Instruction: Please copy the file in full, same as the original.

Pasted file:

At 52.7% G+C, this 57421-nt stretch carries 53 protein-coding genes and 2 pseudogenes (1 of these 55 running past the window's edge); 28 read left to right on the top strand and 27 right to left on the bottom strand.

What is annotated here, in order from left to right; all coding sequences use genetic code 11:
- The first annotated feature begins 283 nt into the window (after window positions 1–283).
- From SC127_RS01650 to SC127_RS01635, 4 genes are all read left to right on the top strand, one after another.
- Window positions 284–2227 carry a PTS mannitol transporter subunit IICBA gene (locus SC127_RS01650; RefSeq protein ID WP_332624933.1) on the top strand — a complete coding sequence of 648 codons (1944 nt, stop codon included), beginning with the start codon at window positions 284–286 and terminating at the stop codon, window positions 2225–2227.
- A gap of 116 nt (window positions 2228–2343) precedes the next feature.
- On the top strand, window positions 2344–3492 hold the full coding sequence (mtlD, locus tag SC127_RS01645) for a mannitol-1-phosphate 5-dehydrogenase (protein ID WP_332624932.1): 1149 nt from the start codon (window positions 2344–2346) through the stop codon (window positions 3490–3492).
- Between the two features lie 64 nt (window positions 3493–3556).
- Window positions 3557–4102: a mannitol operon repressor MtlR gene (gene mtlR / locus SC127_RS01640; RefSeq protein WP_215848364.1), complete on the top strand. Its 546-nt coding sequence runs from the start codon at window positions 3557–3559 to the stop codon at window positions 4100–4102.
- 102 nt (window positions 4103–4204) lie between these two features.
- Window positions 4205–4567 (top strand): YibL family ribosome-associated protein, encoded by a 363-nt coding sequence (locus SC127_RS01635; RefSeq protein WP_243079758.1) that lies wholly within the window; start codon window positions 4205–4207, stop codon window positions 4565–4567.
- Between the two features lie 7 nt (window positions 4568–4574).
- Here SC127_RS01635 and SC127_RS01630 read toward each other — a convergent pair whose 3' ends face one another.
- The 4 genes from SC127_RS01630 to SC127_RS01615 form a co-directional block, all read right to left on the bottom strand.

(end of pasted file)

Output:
At 52.7% G+C, this 57421-nt stretch carries 53 protein-coding genes and 2 pseudogenes (1 of these 55 running past the window's edge); 28 read left to right on the top strand and 27 right to left on the bottom strand.

What is annotated here, in order from left to right; all coding sequences use genetic code 11:
- The first annotated feature begins 283 nt into the window (after window positions 1–283).
- From SC127_RS01650 to SC127_RS01635, 4 genes are all read left to right on the top strand, one after another.
- Window positions 284–2227 carry a PTS mannitol transporter subunit IICBA gene (locus SC127_RS01650; RefSeq protein ID WP_332624933.1) on the top strand — a complete coding sequence of 648 codons (1944 nt, stop codon included), beginning with the start codon at window positions 284–286 and terminating at the stop codon, window positions 2225–2227.
- A gap of 116 nt (window positions 2228–2343) precedes the next feature.
- On the top strand, window positions 2344–3492 hold the full coding sequence (mtlD, locus tag SC127_RS01645) for a mannitol-1-phosphate 5-dehydrogenase (protein ID WP_332624932.1): 1149 nt from the start codon (window positions 2344–2346) through the stop codon (window positions 3490–3492).
- Between the two features lie 64 nt (window positions 3493–3556).
- Window positions 3557–4102: a mannitol operon repressor MtlR gene (gene mtlR / locus SC127_RS01640; RefSeq protein WP_215848364.1), complete on the top strand. Its 546-nt coding sequence runs from the start codon at window positions 3557–3559 to the stop codon at window positions 4100–4102.
- 102 nt (window positions 4103–4204) lie between these two features.
- Window positions 4205–4567 (top strand): YibL family ribosome-associated protein, encoded by a 363-nt coding sequence (locus SC127_RS01635; RefSeq protein WP_243079758.1) that lies wholly within the window; start codon window positions 4205–4207, stop codon window positions 4565–4567.
- Between the two features lie 7 nt (window positions 4568–4574).
- Here SC127_RS01635 and SC127_RS01630 read toward each other — a convergent pair whose 3' ends face one another.
- The 4 genes from SC127_RS01630 to SC127_RS01615 form a co-directional block, all read right to left on the bottom strand.